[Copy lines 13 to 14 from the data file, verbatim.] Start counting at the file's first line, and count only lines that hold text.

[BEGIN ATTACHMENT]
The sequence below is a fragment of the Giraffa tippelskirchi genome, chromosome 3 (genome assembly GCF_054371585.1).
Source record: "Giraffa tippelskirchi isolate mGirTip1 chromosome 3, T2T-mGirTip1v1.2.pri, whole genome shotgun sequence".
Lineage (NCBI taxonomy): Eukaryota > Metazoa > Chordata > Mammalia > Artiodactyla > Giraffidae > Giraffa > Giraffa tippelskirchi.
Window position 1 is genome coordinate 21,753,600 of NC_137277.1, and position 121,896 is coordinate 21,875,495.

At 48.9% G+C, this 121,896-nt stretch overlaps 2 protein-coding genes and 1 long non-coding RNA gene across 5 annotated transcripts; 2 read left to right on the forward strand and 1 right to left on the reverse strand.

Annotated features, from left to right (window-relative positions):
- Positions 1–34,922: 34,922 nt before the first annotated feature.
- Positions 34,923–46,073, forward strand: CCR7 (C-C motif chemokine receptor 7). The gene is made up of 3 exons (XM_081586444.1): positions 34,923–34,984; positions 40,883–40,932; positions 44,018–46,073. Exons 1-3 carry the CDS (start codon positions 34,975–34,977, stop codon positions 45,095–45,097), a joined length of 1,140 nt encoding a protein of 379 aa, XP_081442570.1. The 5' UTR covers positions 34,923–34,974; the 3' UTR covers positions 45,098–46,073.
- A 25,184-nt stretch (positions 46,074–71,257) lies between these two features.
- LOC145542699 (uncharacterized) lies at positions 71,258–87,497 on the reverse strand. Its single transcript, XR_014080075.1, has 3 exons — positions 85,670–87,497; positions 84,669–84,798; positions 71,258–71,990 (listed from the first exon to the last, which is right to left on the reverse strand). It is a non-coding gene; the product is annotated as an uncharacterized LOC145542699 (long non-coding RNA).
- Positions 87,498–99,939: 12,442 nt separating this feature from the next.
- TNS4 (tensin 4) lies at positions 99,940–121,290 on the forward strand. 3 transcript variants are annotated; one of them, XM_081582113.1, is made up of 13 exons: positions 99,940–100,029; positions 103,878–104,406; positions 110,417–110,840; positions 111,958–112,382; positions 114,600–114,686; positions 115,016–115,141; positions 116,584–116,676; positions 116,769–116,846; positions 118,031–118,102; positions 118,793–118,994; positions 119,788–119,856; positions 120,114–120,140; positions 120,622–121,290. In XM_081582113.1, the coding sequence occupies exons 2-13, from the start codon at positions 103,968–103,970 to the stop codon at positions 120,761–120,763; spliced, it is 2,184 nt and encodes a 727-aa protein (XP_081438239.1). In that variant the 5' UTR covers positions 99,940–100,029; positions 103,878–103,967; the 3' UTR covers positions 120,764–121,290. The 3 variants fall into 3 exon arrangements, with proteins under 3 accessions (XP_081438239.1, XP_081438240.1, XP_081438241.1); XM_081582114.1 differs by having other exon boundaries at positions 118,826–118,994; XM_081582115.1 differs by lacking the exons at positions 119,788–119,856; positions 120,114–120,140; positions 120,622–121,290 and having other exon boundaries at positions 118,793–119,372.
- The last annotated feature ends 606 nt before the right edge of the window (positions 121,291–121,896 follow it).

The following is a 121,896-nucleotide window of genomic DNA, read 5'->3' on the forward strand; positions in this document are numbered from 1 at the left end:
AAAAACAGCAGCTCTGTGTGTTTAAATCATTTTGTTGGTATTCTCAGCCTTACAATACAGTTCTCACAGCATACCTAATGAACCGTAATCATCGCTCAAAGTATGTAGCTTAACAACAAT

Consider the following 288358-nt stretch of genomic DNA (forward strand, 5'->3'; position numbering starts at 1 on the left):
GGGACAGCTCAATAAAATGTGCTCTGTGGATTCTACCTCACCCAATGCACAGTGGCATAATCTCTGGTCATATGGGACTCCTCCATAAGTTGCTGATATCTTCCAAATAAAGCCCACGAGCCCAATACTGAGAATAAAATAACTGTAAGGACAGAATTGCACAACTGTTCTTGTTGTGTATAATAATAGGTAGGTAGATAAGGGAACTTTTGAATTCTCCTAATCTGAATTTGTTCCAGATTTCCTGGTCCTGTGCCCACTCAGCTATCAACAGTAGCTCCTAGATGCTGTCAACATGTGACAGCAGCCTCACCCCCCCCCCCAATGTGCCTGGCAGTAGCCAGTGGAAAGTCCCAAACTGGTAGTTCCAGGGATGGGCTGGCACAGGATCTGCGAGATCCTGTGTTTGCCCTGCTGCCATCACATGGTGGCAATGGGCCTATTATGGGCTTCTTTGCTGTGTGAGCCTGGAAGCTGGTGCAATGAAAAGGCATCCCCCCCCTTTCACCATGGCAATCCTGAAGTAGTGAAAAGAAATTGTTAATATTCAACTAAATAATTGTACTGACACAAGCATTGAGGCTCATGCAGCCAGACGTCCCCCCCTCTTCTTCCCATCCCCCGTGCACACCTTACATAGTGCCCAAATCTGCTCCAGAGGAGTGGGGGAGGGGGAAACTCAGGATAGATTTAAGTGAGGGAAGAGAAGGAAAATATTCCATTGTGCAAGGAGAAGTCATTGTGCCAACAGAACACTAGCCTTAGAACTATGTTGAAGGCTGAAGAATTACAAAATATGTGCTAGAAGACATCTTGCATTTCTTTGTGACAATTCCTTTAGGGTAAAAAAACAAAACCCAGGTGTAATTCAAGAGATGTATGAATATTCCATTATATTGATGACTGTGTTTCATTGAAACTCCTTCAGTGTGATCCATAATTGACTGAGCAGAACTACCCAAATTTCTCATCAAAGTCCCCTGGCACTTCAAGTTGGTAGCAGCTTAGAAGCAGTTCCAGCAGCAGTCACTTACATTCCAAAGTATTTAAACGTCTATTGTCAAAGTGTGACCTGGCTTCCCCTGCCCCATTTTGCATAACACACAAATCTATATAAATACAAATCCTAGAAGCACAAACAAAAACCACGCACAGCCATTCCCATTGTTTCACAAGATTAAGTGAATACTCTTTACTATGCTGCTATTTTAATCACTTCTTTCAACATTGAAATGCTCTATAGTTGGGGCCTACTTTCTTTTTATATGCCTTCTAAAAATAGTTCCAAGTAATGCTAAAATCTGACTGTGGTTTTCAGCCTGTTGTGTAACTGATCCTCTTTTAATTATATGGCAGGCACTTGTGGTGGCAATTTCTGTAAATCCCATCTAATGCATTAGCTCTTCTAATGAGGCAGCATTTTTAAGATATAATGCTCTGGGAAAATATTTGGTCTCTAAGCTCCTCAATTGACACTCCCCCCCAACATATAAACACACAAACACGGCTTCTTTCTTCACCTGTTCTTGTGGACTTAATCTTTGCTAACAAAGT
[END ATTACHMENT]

- The last annotated feature ends 606 nt before the right edge of the window (positions 121,291–121,896 follow it).

The following is a 121,896-nucleotide window of genomic DNA, read 5'->3' on the forward strand; positions in this document are numbered from 1 at the left end: